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How I Learned To Be a Hustler: Confessions of a Reluctant Networker

Career Advice |

Everyday I’m, everyday I’m, everyday I’m hustlin’
Ev-ev-ev-everyday I’m hustlin’
Everyday I’m hustlin’
Ev-ev-ev-everyday I’m hustlin’
Ev-ev-everyday I’m, everyday I’m, everyday I’m hustlin’
Everyday I’m hustlin’ hustlin’ hustlin’ hust-hustlin’ -Rick Ross

I’ve never thought of myself much as a hustler. I have always been an extremely hard worker, but being a hustler is different. Up until now, it always had a bit of a negative connotation for me. A hustler is pushy, demanding, and maybe a little shady. If you watch the spectacular trailer for the film American Hustler, you’ll get my point (Bradley Cooper’s hair alone is convincing.)

However, recently I was called a hustler and I realized it was actually a compliment. I am currently in the midst of establishing myself as a freelance writer, editor, and content strategist. I am talking to everyone I possibly can and promoting myself. I’m writing tons of emails, I am being persistent (remember there is a difference between being persistent and nagging), and I’m networking, or power networking as I like to call it (with power networking you burn more calories.) I am not shy or rather a lazy networker anymore because I can’t be. My livelihood depends on it.

Hustler in the working world just means strategic self-promotion and constant networking and also looking for non-obvious opportunities. I’m not walking around with a cane and a hat throwing my cards at people, but I am trying to get more people to listen to me. And it is actually working! Yes, I’ve had to eat more Ramen noodles than usual this month, but that’s okay! It makes me feel like I am 24 again. Fun!

I am taking my work ethic and just channeling it all these different things. It’s hard work, but also exciting. I am getting to see a whole new side of myself. There are a lot of things I can’t control right now, but one thing I can control is how much I am networking and promoting myself. I can take charge of that.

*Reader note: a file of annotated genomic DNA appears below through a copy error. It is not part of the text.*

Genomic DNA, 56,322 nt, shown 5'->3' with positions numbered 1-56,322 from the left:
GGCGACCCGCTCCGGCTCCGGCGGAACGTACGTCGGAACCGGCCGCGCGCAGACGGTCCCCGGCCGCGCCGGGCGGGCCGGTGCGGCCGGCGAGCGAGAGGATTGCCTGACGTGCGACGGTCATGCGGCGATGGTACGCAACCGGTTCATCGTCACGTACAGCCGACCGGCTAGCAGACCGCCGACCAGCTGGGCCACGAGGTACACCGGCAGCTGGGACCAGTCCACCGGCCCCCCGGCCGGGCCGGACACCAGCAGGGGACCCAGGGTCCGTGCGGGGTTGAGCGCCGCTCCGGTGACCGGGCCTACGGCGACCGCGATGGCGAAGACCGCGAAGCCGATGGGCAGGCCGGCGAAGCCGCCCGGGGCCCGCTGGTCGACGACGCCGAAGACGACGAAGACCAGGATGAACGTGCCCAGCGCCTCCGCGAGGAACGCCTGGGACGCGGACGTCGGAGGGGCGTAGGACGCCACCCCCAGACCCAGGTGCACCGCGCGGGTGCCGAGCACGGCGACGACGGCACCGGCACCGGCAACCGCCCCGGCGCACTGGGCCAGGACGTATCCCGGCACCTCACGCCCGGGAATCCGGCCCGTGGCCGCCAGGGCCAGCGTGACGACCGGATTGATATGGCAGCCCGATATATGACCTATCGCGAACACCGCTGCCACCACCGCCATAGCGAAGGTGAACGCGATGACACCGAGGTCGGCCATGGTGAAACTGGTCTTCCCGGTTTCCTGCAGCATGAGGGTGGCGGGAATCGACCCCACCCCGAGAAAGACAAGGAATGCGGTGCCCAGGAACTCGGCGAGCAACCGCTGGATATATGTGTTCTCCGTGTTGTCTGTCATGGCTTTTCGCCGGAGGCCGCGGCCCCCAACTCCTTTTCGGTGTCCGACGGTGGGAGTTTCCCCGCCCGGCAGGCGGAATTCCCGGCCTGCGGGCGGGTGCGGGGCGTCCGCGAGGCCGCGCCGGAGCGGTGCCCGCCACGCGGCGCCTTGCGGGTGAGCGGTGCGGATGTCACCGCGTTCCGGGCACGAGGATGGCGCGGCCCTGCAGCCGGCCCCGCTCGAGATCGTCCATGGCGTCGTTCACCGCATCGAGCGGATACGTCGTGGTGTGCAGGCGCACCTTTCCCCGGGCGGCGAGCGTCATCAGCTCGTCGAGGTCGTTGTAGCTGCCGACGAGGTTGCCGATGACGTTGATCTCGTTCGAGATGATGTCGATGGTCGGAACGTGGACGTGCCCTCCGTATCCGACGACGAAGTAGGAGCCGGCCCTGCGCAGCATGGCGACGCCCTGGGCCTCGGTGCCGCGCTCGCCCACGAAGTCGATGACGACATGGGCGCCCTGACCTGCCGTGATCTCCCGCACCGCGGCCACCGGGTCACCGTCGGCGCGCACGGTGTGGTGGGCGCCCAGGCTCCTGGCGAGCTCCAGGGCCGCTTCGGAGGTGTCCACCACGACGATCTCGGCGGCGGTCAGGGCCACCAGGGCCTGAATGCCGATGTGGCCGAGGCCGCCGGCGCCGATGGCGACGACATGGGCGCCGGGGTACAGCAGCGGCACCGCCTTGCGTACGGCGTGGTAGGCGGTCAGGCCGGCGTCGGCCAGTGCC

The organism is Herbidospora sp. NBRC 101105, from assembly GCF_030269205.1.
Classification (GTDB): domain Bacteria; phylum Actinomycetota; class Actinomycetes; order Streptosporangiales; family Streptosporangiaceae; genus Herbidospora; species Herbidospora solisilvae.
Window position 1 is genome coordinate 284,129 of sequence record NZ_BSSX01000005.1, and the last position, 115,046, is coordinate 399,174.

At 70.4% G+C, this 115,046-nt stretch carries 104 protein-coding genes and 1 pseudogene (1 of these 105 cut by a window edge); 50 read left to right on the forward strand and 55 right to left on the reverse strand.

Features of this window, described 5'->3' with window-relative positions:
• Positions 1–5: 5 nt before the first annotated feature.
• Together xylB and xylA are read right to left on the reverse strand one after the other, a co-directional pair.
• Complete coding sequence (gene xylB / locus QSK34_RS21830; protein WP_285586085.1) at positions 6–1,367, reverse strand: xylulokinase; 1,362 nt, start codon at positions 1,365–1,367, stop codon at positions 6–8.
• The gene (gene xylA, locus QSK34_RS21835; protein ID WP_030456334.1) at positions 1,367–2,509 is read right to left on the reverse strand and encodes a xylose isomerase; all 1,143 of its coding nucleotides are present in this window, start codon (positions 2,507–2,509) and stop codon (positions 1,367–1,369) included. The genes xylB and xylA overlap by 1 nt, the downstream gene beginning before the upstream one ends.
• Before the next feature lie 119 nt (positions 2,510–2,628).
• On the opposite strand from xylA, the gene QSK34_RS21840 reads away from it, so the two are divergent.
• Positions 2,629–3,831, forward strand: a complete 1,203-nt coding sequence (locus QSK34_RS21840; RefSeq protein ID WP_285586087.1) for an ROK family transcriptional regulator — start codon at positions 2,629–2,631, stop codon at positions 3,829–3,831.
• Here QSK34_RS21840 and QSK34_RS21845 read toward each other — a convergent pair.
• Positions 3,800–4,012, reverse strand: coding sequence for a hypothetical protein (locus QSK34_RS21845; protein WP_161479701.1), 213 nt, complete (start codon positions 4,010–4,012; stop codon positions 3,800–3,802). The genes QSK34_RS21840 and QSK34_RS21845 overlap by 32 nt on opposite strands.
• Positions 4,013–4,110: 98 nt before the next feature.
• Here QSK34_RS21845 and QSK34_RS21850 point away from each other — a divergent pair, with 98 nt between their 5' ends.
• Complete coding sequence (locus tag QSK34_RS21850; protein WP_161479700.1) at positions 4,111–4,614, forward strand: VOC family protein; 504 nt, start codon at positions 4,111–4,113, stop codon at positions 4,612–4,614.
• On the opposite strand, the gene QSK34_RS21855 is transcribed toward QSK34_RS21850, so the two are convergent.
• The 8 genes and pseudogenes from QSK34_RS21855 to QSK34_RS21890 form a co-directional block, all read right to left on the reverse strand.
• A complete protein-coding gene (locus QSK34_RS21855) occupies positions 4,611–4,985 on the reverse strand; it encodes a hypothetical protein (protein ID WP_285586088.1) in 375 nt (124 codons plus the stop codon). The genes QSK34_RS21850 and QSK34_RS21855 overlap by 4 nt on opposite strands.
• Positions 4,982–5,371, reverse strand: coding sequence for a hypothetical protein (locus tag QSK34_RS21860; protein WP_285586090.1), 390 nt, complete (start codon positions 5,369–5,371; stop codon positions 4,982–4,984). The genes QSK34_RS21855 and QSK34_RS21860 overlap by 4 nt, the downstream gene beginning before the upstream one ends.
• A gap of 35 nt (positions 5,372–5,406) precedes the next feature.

So these are my tips for being a hustler. Hustling 101, if you will.

1. Give everything you got

It won’t work unless you are putting everything you got into it. It is not going to be easy. It’s cliche but no pain, no game.

2. Be fearless

I swear I used to be the person that hated to write the emails once again asking if they had read my stuff or could meet for coffee, but now I do it all the time and most of the time people thank me. I’ve been in the other seat and it’s hard to answer those emails when you have a million other things to do. But I have really found that the second email from someone is just enough of a push that they realize you are seriously interested or excited. It is not embarrassing. If they never email you back, then it is their loss.

3. Network until the cows come home

As Sallie Krawcheck says, networking is the new career. You have to talk everybody because you never know how they can help you. Last week at a Marie Claire event, Krawcheck, owner of 85 Broads said, “We should embrace networking. It is the number one unwritten rule of succeeding in your career.” It is almost a hundred percent more likely that your next job is going to come from a loose business connection and not a friend, she says.